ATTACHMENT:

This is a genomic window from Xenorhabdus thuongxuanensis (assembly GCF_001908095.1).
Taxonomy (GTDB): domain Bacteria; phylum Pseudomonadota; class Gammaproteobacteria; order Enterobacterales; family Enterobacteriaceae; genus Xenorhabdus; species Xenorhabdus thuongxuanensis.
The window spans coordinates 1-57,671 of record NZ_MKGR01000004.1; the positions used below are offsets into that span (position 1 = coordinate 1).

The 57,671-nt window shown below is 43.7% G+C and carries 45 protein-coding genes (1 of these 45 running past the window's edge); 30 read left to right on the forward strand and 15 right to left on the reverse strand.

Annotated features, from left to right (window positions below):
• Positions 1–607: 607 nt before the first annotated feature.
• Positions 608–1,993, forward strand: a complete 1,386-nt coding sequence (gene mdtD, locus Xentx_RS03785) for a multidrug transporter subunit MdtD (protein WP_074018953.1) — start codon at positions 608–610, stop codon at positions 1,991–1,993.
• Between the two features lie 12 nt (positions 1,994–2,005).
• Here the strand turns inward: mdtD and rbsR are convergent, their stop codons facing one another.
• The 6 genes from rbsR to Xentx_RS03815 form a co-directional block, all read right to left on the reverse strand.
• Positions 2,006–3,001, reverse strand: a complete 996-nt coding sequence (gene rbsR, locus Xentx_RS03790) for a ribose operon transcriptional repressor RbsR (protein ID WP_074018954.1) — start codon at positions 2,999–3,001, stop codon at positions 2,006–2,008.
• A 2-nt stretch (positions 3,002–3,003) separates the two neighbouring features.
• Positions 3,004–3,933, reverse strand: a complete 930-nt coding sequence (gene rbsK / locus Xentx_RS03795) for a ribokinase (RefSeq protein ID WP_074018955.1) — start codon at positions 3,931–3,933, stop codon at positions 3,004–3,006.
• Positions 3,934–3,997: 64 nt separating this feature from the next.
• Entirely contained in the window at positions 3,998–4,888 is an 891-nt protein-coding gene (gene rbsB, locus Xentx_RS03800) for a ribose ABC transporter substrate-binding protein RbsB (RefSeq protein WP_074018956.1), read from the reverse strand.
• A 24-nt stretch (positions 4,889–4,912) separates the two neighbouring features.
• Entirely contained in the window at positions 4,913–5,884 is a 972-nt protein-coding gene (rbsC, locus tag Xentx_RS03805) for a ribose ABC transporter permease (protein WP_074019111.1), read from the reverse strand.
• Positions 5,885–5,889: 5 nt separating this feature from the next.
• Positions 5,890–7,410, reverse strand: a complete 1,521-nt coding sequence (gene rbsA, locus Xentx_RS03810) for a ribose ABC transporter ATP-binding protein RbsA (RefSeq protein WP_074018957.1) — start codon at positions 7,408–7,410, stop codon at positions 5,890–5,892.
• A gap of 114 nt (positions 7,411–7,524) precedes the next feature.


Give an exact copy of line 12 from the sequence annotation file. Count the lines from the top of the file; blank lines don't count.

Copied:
• A 2-nt stretch (positions 3,002–3,003) separates the two neighbouring features.